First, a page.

Minnesota Midgets started ripening around 70 days after planting and they continued to set fruits for weeks. They were the most productive melon I grew, with 2-3 fully formed fruits produced from each vine. Their great taste and impressive productivity has earned sweet little Minnesota Midgets a place in my garden plans for next year and probably every year after.
I obtained seeds for Korean yellow skinned melons through seed swapping. These melons may be listed in seed catalogs under different names. But, all of the listings I’ve seen pretty much look like the same fruits. The Korean melon vines were very compact with small leaves, and were the quickest to produce melons. I picked the first 5 of them in mid-July, in under 60 days from the time of planting. The fast growing fruits turned bright yellow when they were ripe, making it easy to know when to pick them. Each of the small vines produced several oblong fruits that were 3″-4″ in diameter.
They were very productive, but unfortunately, not very tasty. The flesh was white and firm, but not juicy and sweet like I had hoped for. Korean melons make an interesting slightly sweet addition to green salads and they do pair well with shrimp. But, they are far from an ideal melon. The mildly sweet flesh of these fruits is a bit like eating watermelon rind and like watermelon rind, they are apparently great for making pickles. I did not try to pickle them, but did try them prepared many ways. After being disappointed with them raw I decided to try cooking them, hoping to bring out some hidden flavors. They were less impressive after grilling. I only have room for delicious foods. Being pretty and productive will not earn these melons a place in next year’s garden.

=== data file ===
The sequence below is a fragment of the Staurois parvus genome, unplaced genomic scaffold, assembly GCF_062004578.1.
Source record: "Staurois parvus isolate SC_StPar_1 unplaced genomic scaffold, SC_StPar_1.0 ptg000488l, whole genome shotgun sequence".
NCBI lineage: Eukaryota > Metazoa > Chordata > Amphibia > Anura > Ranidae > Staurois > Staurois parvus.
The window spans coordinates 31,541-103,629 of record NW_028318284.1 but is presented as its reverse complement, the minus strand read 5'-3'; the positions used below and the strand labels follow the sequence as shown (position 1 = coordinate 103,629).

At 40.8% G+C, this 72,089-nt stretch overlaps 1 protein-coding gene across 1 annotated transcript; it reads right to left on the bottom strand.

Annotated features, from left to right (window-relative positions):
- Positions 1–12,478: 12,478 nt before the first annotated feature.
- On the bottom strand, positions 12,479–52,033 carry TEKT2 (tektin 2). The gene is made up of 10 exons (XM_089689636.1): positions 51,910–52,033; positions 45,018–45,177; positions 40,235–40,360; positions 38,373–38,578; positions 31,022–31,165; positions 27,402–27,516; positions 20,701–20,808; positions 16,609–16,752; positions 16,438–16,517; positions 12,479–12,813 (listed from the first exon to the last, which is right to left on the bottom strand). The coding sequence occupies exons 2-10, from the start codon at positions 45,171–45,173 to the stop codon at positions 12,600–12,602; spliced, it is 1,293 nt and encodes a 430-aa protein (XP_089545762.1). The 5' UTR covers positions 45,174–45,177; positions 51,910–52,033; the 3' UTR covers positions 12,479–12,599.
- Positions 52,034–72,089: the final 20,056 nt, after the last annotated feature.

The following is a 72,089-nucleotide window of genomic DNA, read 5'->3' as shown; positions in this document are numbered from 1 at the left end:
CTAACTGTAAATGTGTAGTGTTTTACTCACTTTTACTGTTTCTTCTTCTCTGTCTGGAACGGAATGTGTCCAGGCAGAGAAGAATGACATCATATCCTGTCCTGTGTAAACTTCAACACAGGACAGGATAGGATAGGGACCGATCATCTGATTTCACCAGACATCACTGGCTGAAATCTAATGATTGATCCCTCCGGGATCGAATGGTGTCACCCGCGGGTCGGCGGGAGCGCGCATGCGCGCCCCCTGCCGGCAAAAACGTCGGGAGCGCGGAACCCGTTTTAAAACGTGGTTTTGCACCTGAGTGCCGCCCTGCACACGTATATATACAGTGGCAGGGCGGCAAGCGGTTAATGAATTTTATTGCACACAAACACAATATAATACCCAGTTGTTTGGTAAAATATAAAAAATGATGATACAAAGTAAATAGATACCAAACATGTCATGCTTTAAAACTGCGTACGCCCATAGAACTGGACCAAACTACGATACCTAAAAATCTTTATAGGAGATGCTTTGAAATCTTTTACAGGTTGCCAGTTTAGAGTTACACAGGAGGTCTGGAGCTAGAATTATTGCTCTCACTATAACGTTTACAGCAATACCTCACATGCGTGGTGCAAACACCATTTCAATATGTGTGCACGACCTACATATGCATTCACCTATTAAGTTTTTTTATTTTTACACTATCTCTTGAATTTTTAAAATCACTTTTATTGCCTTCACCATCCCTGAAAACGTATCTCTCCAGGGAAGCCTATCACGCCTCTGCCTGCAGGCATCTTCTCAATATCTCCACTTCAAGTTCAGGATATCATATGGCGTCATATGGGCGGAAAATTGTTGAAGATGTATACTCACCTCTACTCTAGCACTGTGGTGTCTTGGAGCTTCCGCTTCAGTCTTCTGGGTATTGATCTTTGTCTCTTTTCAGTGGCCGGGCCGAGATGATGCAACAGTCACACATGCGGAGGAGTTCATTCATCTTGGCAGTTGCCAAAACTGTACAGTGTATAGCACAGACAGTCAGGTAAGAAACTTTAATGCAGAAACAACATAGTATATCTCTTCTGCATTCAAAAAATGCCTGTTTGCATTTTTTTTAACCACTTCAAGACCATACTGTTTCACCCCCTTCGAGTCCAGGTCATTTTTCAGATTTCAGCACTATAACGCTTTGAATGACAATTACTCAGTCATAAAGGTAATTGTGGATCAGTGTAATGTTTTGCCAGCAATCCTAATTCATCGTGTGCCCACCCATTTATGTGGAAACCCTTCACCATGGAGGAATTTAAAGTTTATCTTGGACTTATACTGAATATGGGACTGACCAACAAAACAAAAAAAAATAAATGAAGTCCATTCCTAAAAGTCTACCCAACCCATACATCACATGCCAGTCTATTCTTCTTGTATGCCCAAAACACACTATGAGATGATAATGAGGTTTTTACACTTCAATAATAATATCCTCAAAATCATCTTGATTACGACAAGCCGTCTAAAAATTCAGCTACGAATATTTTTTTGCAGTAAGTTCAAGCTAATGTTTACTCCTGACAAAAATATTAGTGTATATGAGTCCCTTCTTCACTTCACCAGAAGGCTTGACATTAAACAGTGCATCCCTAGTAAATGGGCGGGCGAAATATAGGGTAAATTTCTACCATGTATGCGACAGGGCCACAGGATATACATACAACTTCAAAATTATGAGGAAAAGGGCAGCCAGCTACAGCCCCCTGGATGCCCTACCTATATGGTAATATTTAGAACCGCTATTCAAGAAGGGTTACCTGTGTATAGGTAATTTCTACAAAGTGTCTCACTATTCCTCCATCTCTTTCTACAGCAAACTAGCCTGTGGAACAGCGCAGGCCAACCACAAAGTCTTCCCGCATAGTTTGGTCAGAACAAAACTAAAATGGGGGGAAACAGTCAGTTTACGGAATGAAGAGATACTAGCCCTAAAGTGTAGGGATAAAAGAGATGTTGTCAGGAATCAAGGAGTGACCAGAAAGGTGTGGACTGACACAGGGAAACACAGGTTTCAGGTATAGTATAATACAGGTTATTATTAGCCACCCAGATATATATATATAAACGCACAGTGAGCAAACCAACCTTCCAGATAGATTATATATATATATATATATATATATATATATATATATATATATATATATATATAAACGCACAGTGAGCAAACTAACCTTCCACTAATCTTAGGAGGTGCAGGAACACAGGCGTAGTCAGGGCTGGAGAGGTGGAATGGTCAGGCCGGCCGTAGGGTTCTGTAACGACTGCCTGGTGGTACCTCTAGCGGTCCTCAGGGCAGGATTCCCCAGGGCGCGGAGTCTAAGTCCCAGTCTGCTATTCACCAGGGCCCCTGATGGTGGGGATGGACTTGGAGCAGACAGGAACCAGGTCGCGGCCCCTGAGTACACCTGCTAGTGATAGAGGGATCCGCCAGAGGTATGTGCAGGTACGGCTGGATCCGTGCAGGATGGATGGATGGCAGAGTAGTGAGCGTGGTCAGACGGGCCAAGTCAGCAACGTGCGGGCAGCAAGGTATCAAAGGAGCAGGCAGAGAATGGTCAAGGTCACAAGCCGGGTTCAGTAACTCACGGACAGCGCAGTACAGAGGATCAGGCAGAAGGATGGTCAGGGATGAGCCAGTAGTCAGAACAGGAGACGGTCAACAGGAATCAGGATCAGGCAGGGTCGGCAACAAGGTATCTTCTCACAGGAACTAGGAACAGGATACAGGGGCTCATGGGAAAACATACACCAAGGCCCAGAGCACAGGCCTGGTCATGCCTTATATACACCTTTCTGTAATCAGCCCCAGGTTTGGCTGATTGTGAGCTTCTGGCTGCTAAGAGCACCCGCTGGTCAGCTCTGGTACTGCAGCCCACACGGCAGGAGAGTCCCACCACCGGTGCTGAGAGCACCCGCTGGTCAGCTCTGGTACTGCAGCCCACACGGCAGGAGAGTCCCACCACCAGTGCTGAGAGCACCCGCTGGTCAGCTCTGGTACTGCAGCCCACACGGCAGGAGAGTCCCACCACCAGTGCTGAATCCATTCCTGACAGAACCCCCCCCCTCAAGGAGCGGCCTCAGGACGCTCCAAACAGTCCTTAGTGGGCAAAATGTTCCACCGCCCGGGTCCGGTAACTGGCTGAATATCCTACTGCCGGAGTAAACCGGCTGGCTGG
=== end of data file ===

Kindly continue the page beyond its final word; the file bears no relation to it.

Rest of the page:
The Arava F1 Hybrid is a cross between a cantaloupe and a honeydew that has a netted exterior similar to one parent and sweet juicy green flesh like the other. The skin of the Arava melons turned yellow when they were ready to pick making them easy to harvest at the right time. My first ripened on August 8th, 74 days after planting. The first bite of the first Arava I picked was without a doubt the most delicious of any food I’ve ever grown. The sweet perfume smell of these fruits was intoxicating and the taste was sweet melon perfection. The first Arava I picked was considerably larger than the other melons I grew, measuring 7″-8″ in diameter and weighing 3-4lbs, not really “mini”. The second Arava I picked was 5″ in diameter. These vines were fairly compact and perfectly behaved in our small raised bed garden.
These sweet treats were impressive in flavor and showed no signs of disease or pest problems. However, they were not very productive. Two vines produced two melons. Planning a small garden is difficult, and usually productivity per square foot is of greatest importance. Can amazing taste win a few square feet for Arava in next years garden? Oh, they were so juicy and perfect! I’m not practical enough to say “No.” I should probably not grow these again, but I’m sure I will.
Growing these melons was fun and rewarding. Melons aren’t just for truck farmers and big fields! Whether they are planted as a late season crop in the South or a short-season main crop up North, mini-melons can be a great choice for the back-yard gardener. When compact fast-growing varieties are chosen, sweet melon success can be had by all.